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Full Moon (Everyman's Library P G WODEHOUSE) Hardcover – 2 Mar 2006

4.6 out of 5 stars 97 customer reviews

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Product details

  • Hardcover: 272 pages
  • Publisher: Everyman; New Ed edition (2 Mar. 2006)
  • Language: English
  • ISBN-10: 1841591440
  • ISBN-13: 978-1841591445
  • Product Dimensions: 13.5 x 2.5 x 19 cm
  • Average Customer Review: 4.6 out of 5 stars  See all reviews (97 customer reviews)
  • Amazon Bestsellers Rank: 107,784 in Books (See Top 100 in Books)

Product Description

Review

"Nothing will ever dim the brilliance of Wodehouse's world or flatten his ever-sprightly and always entertaining prose" (John Mortimer The Sunday Times)

"Wodehouse's idyllic world can never stale. He will continue to release future generations from captivity that may be more irksome than our own. He has made a world for us to live in and delight in." (Evelyn Waugh)

"Pure word music" (Douglas Adams)

"The Everyman edition promises to be a splendid celebration of the divine Plum" (The Independent)

"The handsome bindings are only the cherry on top of what is already a cake without compare" (Evening Standard)

Book Description

Had his only contribution to literature been Lord Emsworth and Blandings Castle, his place in history would have been assured. Had he written of none but Mike and Psmith, he would be cherished today as the best and brightest of our comic authors. If Jeeves and Wooster had been his solitary theme, still he would be hailed as The Master. If he had given us only Ukridge, or nothing but recollections of the Mulliner family, or a pure diet of golfing stories, Wodehouse would nonetheless be considered immortal. That he gave us all those and more - so much more - is our good fortune and a testament to the most industrious, prolific and beneficent author ever to have sat down, scratched his head and banged out a sentence.' Stephen Fry

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Customer Reviews

4.6 out of 5 stars
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Top Customer Reviews

By Donald Mitchell HALL OF FAMETOP 500 REVIEWERVINE VOICE on 4 Feb. 2005
Format: Hardcover
Blandings Castle is an unexpected mix of short stories. After P.G. Wodehouse began to weave his novels about Clarence, Ninth Earl of Emsworth, and his improbable family and friends into a series of hilarious stories, he realized that he needed to fill in a gap. He warns that the first six stories in this collection constitute "the short snorts in between the solid orgies." Specifically, these stories tell us about happenings between Leave It to Psmith and Summer Lightning.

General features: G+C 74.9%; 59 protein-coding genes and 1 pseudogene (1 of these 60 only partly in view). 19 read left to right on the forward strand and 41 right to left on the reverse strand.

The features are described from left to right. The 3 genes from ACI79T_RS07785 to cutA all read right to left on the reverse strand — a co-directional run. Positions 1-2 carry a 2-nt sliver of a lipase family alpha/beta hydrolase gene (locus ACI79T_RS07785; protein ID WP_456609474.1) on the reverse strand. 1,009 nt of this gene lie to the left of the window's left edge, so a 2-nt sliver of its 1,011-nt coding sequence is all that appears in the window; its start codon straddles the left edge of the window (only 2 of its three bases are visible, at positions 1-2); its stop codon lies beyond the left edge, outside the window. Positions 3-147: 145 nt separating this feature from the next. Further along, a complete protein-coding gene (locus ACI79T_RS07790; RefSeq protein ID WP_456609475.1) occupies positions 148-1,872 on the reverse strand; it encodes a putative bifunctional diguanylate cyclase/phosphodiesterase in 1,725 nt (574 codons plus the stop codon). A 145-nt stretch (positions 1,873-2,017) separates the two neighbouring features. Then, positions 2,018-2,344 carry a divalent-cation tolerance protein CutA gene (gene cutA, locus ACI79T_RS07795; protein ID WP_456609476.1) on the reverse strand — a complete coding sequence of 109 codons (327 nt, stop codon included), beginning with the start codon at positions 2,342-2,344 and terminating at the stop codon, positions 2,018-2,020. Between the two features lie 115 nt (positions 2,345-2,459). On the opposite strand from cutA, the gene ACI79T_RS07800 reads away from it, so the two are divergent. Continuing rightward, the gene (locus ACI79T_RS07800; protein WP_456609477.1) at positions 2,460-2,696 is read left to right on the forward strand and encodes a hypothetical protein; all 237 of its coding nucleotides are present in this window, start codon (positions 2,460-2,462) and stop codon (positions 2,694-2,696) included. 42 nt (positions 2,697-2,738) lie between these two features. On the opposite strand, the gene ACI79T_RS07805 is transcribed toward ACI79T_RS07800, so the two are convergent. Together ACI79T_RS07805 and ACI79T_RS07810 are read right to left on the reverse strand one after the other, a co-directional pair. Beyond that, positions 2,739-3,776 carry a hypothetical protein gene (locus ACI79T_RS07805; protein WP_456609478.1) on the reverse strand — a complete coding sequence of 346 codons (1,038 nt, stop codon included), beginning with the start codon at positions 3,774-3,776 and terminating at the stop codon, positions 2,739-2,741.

You find out more about why Clarence doesn't like to have his son, the Honorable Freddie around. You also learn about how the Empress of Blandings won her first Fat Pigs competition. The Custody of the Pumpkin shows Clarence as a plant-focused competitor before he became a pig-focused one. Mr. Wodehouse also lets us know how Freddie came to marry his wealthy wife and join the dog biscuit business in the States. Some of these stories have plots that could have been turned into novels, which makes the short stories all the better. The most delicious of the stories is a sweet tale of Clarence taking it upon himself to do the right thing in Lord Emsworth and the Girl Friend.
The seventh tale is a typical Wodehouse country hullabaloo as Bobbie Wickham manipulates all involved to her advantage in dispatching an unwelcome suitor . . . playing the role for herself the Jeeves and Gally usually play in resolving romantic mishaps. It's clever and ever so liberated.
In the last five stories, P.G. Wodehouse unleashes his dissatisfaction with the Hollywood studios into acid satires of moguls and their foibles. For those who know the Hollywood of those days, these tales are almost biographical. Like the Canterbury Tales, there's a delightful element of exaggeration that makes the humor ever so much more tangy. If you dislike phonies, incompetents and those who are out for only themselves, you'll love these stories. If you don't like biting satire, skip these stories. You'll like the earlier seven.
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Format: Paperback